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When your child won’t play in the playroom

by respaced on October 28, 2014

If you have been reading my reSPACEd blog for a while, you know that one of my specialties is organizing kids’ spaces. And one of the most common reasons I get hired to organize a kid space is because the parents are frustrated that their child will not play in the designated playroom.

Usually there is a pretty simple reason why the children will not play in the playroom — because they want to be near where Mom and Dad are. So if the playroom is not the area where Mom and Dad hang out, the kids will bring their toys into the room where Mom and Dad are hanging out (typically the living room or kitchen) and play with them there.

So sorry if you built this beautiful, state-of-the-art playroom in the basement or at the opposite end of the house. Your young child will probably not want to use it until he or she is older (like 8 or 9) and maybe not even then. You cannot force a person to stay and “have fun” in a room where they don’t want to be. It’s just not realistic.

But this is a good thing! It’s a good thing that your kids love you so much that they want to be near you!

Of course, you might be sick of living with toys constantly underfoot in the living room and/or kitchen, so here are 3 ideas for dealing with that situation:

1. Stash the toys in neutral-colored, grown-up-looking furniture such as baskets, lift-top ottomans and basket/canvas pull-out bins. For example, the KALLAX unit in the playroom image (above) can be moved into the living room and used for toy storage (below) at no additional cost to you. Put different categories of toys in each of the baskets in the KALLAX unit from Ikea. With the baskets, the whole unit is under $175.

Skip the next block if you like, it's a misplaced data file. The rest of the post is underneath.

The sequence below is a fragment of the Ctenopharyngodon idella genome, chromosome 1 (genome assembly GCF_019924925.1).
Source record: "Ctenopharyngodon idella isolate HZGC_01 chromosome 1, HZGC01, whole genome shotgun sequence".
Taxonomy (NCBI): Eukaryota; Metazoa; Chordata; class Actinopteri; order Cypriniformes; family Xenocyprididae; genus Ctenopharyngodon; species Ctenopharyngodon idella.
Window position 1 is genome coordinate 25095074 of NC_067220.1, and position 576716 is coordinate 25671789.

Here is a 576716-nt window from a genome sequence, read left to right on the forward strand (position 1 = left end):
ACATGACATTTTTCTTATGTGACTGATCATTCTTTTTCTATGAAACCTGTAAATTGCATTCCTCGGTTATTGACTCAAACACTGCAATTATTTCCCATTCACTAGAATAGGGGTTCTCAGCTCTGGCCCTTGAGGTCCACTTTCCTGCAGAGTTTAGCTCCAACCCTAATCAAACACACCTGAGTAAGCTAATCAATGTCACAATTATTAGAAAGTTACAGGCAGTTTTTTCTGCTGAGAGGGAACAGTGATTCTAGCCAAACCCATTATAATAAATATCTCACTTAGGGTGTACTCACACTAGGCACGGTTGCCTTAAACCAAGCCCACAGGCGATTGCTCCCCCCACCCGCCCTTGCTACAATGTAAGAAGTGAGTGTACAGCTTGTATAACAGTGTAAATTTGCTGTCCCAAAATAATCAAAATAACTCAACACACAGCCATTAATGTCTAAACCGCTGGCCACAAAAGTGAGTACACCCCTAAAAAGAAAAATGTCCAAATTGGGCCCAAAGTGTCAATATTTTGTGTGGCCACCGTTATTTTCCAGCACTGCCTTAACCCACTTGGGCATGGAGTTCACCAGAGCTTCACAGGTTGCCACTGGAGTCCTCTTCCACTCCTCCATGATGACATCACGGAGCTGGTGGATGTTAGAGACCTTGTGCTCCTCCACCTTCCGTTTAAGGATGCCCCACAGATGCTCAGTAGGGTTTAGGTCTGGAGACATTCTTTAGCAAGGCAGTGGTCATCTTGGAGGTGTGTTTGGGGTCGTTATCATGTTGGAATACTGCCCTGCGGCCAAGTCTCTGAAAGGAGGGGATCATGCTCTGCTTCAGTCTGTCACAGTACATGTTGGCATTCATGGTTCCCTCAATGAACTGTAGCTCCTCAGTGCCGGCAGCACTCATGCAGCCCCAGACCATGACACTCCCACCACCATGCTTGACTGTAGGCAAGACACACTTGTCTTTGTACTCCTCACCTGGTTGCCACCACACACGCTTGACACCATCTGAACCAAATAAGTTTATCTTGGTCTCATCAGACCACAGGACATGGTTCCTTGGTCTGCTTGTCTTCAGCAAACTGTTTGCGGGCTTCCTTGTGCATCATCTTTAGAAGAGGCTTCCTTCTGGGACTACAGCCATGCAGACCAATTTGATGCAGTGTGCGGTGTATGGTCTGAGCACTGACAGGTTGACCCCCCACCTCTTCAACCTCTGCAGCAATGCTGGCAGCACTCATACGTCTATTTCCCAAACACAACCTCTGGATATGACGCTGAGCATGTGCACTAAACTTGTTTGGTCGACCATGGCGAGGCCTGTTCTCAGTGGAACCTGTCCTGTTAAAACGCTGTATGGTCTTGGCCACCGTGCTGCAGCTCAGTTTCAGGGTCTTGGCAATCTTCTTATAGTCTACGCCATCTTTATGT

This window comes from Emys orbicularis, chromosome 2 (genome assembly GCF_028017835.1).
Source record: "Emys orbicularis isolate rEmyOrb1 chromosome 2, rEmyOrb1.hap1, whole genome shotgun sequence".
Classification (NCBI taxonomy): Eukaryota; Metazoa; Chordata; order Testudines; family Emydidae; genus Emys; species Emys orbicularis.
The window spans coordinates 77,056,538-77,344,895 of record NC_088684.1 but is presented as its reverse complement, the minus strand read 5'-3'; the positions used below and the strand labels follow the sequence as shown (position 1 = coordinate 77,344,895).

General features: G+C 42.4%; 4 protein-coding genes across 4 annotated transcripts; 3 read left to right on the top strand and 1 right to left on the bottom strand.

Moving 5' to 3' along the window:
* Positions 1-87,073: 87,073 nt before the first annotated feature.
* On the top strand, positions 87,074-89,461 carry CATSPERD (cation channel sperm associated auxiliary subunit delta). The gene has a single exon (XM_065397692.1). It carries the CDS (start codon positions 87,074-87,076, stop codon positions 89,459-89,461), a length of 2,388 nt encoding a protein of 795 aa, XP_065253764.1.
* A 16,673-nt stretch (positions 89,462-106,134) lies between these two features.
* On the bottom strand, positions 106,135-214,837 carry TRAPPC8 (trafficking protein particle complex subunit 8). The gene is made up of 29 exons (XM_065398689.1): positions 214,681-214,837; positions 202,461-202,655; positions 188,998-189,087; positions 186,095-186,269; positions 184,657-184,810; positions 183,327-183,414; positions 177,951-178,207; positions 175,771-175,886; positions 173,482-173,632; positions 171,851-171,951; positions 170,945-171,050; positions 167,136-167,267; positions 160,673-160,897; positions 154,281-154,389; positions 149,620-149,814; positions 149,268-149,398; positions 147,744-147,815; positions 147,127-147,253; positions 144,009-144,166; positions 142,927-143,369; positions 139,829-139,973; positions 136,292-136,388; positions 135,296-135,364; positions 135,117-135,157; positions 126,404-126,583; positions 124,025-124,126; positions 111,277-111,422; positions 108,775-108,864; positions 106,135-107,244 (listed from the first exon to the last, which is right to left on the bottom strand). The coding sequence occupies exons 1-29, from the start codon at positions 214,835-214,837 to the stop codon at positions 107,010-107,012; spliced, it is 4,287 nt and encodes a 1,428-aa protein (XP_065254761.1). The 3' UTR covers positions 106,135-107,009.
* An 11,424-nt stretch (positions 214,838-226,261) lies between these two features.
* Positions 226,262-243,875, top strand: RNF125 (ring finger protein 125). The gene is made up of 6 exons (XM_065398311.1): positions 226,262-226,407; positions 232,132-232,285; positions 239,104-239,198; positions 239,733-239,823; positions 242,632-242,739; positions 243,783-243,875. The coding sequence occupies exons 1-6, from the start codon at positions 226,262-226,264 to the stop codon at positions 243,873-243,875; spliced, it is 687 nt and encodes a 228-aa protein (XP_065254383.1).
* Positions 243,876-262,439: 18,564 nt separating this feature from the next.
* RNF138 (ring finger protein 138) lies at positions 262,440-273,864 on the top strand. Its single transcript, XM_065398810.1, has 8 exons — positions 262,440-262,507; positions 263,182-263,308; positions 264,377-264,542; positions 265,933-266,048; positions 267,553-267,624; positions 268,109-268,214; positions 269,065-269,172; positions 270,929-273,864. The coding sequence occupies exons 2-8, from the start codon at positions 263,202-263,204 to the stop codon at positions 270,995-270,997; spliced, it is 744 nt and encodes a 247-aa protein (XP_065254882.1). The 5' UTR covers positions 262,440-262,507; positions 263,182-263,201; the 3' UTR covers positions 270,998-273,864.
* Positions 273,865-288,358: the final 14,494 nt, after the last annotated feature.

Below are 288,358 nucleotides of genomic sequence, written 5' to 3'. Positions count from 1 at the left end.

2. Allow only certain kinds of toys in the living room. Maybe that means that all big plastic toys have to live elsewhere. Or maybe you don’t want to allow Legos in the living room. Set some limits that make sense to your family.

3. Institute a mandatory 10-minute clean-up time each night, concentrating on the toys. This time could be right before dinner or right after dinner. Set the timer for 10 minutes, then work alongside the children to see how many toys you can get put away before the timer goes off. Whichever kid puts away the most toys gets to pick the bedtime story you read aloud to them! Or something similar.

As a last resort, you could always put a comfy chair in the playroom and plop yourself down with your laptop or a good book while the children play.

How do you handle toys in your house? Do you try to contain everything in a playroom? Or have you found some great solutions to store toys in the more public rooms of the house? Let us know in the comments below.


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